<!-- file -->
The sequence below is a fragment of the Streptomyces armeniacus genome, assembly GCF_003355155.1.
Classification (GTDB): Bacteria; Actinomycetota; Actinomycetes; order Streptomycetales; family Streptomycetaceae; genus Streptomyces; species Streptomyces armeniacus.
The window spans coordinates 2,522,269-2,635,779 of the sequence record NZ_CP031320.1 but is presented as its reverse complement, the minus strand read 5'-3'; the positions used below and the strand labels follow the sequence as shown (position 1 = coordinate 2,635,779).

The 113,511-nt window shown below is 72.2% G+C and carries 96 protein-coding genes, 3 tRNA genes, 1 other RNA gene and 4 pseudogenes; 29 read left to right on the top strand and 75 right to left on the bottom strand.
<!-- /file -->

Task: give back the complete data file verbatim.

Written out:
The sequence below is a fragment of the Streptomyces armeniacus genome, assembly GCF_003355155.1.
Classification (GTDB): Bacteria; Actinomycetota; Actinomycetes; order Streptomycetales; family Streptomycetaceae; genus Streptomyces; species Streptomyces armeniacus.
The window spans coordinates 2,522,269-2,635,779 of the sequence record NZ_CP031320.1 but is presented as its reverse complement, the minus strand read 5'-3'; the positions used below and the strand labels follow the sequence as shown (position 1 = coordinate 2,635,779).

The 113,511-nt window shown below is 72.2% G+C and carries 96 protein-coding genes, 3 tRNA genes, 1 other RNA gene and 4 pseudogenes; 29 read left to right on the top strand and 75 right to left on the bottom strand.